A Comparison of the Mössbauer Effect Spectra of R₂Fe₁₄B and R₂Fe₁₄C
The Mössbauer spectra of R2Fe14B, where R is La, Tb, Dy, Ho and Lu, have been measured at 295 K and the Mössbauer spectra of R2Fe14C, where R is Nd, Ho and Gd, have been measured at various temperatures between 85 and 295 K. All of the resulting spectra have been successfully analyzed with the same model used earlier to fit the spectra of various related compounds. The results indicate that the weighted average hyperfine field increases uniformly from La to Gd and decreases uniformly from Gd to Lu in R2Fe14B, as was found earlier for R2Fe14C. The weighted average isomer shift decreases by 0.04 mm/s in going from La2Fe14B to Lu2Fe14B, because of a decrease in the unit cell volume and an increase of the number of electrons in the unit cell, a decrease which corresponds to a 13.5% increase in the electron density. The use of the same model for both the Nd, Gd, Tb, Dy, Ho and Lu borides and carbides permits a detailed comparison of the Mössbauer hyperfine parameters in the two series of compounds. There is a linear correlation of the hyperfine fields at each of the sites in these two series of compounds, indicating that the replacement of boron by carbon has a long-range effect on the magnetic exchange within these materials. There is a correlation of the isomer shifts of the 8j1, 8j2 and 16k2 sites in the two series of compounds. In contrast the isomer shift of the 16k1 site show the chemical influence of replacing boron by carbon. With the expected exception of the 4c site there is a correlation between the quadrupole interactions in the two series of compounds. The Nd2Fe14B and Nd2Fe14C compounds have relatively low effective Mössbauer temperatures as compared to the borides and carbides with the heavier rare-earth elements. © 1992.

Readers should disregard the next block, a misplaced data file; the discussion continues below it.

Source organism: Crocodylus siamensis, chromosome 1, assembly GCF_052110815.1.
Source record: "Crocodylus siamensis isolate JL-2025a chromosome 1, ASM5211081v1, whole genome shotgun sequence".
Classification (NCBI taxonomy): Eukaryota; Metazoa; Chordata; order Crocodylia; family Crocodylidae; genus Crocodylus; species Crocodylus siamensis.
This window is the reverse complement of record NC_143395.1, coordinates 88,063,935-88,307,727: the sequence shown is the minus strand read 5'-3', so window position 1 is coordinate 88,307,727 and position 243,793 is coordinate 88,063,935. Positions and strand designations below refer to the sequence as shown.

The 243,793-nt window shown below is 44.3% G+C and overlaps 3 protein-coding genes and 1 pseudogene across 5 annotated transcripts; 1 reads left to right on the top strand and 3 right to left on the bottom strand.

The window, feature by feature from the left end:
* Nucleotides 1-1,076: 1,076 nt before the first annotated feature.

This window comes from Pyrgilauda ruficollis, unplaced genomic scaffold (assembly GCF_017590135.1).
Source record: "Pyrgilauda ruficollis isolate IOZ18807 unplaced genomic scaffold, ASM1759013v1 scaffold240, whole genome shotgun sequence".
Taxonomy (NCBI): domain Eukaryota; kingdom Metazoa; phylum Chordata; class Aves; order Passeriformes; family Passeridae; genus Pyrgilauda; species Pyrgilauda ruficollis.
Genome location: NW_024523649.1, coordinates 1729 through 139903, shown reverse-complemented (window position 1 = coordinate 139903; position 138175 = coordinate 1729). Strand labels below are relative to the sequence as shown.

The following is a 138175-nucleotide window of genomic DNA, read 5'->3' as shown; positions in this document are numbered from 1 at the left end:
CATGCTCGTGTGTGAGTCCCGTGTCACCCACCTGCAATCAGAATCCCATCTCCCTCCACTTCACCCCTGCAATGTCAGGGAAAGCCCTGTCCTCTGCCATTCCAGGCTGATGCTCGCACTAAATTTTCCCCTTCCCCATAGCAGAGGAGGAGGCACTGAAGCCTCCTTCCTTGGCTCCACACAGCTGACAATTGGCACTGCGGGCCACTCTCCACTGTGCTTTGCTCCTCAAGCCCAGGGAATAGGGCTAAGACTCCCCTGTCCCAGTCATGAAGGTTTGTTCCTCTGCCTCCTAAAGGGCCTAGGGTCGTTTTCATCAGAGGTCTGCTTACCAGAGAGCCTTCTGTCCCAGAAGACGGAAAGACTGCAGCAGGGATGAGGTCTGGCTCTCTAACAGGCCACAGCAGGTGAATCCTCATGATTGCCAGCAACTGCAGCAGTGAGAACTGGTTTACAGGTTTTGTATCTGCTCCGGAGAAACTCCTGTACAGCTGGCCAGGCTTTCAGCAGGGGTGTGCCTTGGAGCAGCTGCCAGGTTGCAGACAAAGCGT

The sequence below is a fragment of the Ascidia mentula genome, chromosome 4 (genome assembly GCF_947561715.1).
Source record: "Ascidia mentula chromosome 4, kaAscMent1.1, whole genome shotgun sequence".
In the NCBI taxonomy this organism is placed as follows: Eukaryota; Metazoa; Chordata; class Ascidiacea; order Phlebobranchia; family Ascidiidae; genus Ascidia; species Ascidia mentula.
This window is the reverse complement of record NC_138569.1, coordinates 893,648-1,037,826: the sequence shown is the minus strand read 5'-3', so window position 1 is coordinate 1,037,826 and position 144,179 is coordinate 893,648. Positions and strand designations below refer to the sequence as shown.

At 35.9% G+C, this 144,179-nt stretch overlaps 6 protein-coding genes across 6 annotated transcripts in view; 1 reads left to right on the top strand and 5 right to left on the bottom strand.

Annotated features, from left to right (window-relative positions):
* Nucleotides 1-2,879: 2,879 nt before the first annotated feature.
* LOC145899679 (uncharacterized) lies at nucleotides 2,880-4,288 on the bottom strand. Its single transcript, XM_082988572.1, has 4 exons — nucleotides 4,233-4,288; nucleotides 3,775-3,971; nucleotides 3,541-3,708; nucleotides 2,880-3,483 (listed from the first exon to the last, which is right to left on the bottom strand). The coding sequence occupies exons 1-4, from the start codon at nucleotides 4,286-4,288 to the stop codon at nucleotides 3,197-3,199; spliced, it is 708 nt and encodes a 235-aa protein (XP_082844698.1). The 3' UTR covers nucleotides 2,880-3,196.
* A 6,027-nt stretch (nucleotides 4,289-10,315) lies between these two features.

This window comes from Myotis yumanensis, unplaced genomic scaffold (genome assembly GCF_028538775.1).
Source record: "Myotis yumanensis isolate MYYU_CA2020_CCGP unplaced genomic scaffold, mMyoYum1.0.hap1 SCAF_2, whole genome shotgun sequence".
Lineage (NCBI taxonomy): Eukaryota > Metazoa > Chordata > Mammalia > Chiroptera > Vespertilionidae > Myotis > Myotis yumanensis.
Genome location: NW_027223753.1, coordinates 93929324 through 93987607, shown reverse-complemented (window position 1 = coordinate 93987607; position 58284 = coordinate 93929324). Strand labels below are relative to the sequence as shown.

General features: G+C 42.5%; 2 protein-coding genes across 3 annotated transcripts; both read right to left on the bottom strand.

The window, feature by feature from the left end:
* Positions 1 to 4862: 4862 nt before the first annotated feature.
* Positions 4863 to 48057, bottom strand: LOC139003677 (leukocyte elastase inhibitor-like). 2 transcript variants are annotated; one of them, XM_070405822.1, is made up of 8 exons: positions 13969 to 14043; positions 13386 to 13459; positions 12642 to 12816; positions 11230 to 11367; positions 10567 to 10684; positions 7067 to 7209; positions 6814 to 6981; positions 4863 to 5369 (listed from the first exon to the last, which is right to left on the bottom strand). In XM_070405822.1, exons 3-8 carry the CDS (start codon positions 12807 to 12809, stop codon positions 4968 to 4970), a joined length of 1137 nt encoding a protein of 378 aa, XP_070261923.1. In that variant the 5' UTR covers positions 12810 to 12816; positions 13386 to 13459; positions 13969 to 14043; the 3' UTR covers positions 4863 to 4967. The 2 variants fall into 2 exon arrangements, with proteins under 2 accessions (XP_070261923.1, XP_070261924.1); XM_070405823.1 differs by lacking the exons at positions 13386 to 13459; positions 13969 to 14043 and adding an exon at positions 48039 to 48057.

G. J. Long et al., "A Comparison of the Mössbauer Effect Spectra of R₂Fe₁₄B and R₂Fe₁₄C," Journal of Magnetism and Magnetic Materials, Elsevier, Jan 1992.
The definitive version is available at http://dx.doi.org/10.1016/0304-8853(92)90317-H
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© 1992 Elsevier, All rights reserved.